26. I have already mentioned the role of the corporate sector in the Asian financial crises of a decade ago. The fact that it was the corporate sector rather than the banking sector that had assumed foreign exchange risk ultimately didn't matter from the point of financial system stability. The effects were the same - or possibly were greater as the corporate sector was less well able to handle the risks than the banking sector might have been. From a macro prudential policy perspective this means that we must pay attention to conditions in the corporate sector and the soundness of corporate balance sheets. And given that so many banks in Asia have followed those in the rest of the world in looking to develop their consumer credit business, the condition of household finances is also important to understand from a financial system stability perspective.

27. In addition, the experience of the last decade has also taught us that non-bank financial intermediaries matter for the soundness of financial systems. For example, there is plenty of evidence that insurance companies have been major sellers of credit derivatives. This passes credit risk from the banking system to the insurance sector. How well can the insurance sector manage such risk? And if bank-insurance linkages are strong (e.g. through financial conglomerate groups) can we be sure that the risk has really passed out of the banking system? Similarly, the role of hedge funds in financial systems has recently begun to receive a good deal of attention from central banks and regulators. The extent to which they increase the volatility of financial markets has long been the subject of debate. But increasingly this largely unregulated sector has become a major provider of credit - thus transferring risks out of the regulated banking sector and into a part of the financial system that is far from transparent. Macro prudential policy cannot afford to ignore these innovations.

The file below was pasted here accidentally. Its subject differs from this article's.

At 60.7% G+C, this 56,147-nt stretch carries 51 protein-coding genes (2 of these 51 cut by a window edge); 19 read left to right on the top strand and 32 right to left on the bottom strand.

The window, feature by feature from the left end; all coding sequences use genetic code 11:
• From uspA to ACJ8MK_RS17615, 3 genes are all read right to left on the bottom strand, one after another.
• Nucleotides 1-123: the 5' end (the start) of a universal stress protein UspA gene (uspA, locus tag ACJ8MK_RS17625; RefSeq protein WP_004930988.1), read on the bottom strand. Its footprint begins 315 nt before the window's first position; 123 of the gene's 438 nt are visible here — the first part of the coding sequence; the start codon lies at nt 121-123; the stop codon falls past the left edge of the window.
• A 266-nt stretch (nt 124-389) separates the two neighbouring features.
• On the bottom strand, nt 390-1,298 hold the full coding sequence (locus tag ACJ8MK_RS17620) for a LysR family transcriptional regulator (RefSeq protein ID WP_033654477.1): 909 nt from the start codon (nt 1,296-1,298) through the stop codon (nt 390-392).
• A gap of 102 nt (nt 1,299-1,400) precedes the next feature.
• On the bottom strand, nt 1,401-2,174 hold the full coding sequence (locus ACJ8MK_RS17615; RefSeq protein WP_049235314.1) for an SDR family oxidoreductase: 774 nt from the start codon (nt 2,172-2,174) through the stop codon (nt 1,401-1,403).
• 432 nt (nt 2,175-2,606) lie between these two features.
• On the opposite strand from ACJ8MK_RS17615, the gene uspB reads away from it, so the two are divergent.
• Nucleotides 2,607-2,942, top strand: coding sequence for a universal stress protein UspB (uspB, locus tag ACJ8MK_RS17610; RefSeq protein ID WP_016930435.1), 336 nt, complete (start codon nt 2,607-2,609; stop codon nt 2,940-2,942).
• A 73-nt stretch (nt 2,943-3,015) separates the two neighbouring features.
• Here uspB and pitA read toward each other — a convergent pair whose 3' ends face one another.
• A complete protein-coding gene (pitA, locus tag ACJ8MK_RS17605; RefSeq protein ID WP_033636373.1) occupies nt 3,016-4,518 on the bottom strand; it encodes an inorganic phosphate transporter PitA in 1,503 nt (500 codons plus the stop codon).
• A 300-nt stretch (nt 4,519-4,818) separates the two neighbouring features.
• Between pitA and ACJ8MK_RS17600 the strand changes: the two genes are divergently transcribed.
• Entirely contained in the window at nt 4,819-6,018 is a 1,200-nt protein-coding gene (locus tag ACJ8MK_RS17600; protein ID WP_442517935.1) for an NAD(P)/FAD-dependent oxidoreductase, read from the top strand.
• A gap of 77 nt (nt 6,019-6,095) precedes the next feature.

28. Finally, as the debate on hedge funds has also shown, financial stability analysis cannot stop at national borders or in particular jurisdictions. A hedge fund based in the Caribbean is capable of moving markets half way round the globe. In these circumstances, macro prudential policy must take into account the possibility of shocks originating outside our domestic financial systems in today's global, integrated financial marketplace. It also requires central banks and regulatory agencies to cooperate to develop policies to mitigate these risks.

29. In conclusion I come back to the question with which I started: is macro prudential policy simply a new name for some old ways of thinking? By now it should be clear that my answer is that it both is and it isn't. There is nothing new in central banks' concern with the stability of the financial system. It is part of their genetic code. What is new, however, is the explicitness with which the financial stability goal has been articulated, the broader range of intermediaries and institutions that form the focus of macro prudential policy, and the range and sophistication of the tools of macro prudential analysis. All of these are of a completely different order to those of twenty - or even ten - years ago. Thank you.

Last revision date: 1 August 2011